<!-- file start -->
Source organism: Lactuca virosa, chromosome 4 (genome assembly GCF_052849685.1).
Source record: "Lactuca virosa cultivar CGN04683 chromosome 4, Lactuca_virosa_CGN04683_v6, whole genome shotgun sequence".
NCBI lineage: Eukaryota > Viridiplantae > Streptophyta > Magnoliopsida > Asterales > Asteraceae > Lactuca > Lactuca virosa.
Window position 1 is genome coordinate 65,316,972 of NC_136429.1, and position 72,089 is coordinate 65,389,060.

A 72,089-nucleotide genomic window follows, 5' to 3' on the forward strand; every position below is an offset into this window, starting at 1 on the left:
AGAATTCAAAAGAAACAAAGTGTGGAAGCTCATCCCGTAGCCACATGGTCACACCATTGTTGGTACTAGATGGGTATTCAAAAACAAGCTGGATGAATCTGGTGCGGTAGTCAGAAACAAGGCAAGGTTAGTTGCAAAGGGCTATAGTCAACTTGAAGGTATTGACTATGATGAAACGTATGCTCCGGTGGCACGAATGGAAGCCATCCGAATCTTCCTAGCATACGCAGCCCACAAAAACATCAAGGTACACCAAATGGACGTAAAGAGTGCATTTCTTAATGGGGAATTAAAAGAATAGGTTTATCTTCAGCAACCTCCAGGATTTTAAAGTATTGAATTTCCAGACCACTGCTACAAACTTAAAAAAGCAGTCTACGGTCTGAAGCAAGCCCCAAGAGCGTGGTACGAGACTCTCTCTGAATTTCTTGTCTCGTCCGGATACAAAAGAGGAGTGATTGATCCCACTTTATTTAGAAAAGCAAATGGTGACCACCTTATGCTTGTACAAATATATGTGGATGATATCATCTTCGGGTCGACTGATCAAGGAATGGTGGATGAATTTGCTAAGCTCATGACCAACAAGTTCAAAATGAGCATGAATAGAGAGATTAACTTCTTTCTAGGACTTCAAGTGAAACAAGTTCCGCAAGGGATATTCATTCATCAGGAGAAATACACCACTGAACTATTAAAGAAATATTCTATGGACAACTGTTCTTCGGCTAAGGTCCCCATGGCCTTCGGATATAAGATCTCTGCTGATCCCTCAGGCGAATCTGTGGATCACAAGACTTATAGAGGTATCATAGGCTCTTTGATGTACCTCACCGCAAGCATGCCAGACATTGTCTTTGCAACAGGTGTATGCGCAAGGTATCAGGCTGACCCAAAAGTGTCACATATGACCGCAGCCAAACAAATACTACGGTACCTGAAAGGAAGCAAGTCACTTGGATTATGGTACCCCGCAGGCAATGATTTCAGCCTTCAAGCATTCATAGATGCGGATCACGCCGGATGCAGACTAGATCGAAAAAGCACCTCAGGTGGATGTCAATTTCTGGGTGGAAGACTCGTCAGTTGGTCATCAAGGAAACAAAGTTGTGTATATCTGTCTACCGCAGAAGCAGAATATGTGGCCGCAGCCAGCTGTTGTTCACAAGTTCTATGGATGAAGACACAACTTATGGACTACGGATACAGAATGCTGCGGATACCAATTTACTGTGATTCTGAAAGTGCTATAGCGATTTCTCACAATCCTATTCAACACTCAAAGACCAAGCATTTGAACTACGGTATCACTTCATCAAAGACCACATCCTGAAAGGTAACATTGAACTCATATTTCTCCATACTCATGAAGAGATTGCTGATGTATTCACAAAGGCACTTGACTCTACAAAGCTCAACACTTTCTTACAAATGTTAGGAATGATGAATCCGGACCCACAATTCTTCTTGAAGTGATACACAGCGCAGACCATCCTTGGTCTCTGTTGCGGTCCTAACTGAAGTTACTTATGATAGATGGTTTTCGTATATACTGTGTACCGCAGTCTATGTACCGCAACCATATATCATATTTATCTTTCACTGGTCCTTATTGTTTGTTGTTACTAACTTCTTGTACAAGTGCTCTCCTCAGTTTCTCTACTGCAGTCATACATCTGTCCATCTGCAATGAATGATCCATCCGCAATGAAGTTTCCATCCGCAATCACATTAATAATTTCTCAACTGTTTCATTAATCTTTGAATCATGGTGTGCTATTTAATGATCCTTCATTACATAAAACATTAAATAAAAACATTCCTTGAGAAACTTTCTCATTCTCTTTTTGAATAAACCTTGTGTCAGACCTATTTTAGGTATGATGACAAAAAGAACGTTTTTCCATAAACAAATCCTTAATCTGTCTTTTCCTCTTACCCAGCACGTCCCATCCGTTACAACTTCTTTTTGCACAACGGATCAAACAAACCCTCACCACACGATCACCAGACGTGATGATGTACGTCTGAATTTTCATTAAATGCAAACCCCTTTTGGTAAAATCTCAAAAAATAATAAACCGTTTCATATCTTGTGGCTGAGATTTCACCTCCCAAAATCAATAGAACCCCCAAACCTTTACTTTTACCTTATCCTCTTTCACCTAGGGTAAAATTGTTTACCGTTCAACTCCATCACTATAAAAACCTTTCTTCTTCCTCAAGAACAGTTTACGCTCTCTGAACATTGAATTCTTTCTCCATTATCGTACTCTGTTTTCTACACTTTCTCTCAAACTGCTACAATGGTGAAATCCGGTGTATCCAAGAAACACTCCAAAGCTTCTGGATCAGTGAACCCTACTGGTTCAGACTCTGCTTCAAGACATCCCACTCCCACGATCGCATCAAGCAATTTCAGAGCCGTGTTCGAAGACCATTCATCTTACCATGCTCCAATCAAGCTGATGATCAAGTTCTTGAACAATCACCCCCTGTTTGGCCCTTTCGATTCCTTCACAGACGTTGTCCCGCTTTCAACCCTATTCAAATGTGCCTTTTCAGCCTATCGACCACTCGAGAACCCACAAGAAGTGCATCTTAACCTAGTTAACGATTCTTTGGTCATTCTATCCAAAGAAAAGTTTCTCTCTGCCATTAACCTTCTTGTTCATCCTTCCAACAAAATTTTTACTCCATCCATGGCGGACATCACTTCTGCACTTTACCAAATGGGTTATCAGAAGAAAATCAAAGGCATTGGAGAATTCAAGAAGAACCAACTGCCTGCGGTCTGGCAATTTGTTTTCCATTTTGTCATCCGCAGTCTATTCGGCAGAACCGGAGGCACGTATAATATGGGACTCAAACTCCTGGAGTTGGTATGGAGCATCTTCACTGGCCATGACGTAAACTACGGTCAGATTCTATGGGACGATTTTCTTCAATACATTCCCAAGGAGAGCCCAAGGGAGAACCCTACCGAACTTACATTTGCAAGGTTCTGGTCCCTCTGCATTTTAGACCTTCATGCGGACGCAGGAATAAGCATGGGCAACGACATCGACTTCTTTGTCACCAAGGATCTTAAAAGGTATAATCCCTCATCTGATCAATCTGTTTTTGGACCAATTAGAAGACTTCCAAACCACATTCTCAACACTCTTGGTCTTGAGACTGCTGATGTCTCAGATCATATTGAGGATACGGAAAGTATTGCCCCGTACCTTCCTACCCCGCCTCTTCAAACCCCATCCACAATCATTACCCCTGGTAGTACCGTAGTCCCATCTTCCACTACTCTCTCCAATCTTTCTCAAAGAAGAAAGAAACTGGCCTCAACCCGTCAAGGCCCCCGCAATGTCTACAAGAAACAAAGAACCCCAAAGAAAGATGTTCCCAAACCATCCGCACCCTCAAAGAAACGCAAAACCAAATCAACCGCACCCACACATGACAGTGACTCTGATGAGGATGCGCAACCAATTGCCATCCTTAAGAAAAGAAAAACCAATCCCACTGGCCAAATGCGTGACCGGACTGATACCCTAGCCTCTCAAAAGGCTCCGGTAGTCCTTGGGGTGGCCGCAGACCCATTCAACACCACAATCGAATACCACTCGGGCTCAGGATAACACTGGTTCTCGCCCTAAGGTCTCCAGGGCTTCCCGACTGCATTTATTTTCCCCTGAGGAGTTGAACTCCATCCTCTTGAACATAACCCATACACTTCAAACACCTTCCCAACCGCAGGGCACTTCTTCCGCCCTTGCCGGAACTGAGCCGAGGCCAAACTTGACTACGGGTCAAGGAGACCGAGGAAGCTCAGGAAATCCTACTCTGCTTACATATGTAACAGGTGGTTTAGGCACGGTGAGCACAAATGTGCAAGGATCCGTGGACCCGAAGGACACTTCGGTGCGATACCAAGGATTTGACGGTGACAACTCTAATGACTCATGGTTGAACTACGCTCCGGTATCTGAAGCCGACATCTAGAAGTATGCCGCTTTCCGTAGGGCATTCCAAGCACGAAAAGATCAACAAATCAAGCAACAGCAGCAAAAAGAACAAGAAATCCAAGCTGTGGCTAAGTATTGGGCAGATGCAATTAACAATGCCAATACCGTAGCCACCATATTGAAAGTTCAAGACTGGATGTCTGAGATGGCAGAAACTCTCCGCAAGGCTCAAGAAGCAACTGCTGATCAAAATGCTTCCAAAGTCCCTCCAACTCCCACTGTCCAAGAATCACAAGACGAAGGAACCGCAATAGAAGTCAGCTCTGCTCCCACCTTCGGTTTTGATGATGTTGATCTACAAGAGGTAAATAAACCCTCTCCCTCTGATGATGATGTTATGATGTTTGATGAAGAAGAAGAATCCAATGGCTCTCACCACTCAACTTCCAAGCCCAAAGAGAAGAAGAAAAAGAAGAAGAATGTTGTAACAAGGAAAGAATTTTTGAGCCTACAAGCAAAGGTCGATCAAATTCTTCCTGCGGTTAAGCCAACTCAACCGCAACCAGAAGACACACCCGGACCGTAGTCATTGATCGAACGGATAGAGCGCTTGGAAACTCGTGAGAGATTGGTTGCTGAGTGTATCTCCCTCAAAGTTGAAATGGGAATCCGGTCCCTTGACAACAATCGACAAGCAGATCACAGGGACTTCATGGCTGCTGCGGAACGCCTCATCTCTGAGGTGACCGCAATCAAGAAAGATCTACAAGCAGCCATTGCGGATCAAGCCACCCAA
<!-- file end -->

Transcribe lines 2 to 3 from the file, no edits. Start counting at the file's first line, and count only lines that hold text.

Source record: "Lactuca virosa cultivar CGN04683 chromosome 4, Lactuca_virosa_CGN04683_v6, whole genome shotgun sequence".
NCBI lineage: Eukaryota > Viridiplantae > Streptophyta > Magnoliopsida > Asterales > Asteraceae > Lactuca > Lactuca virosa.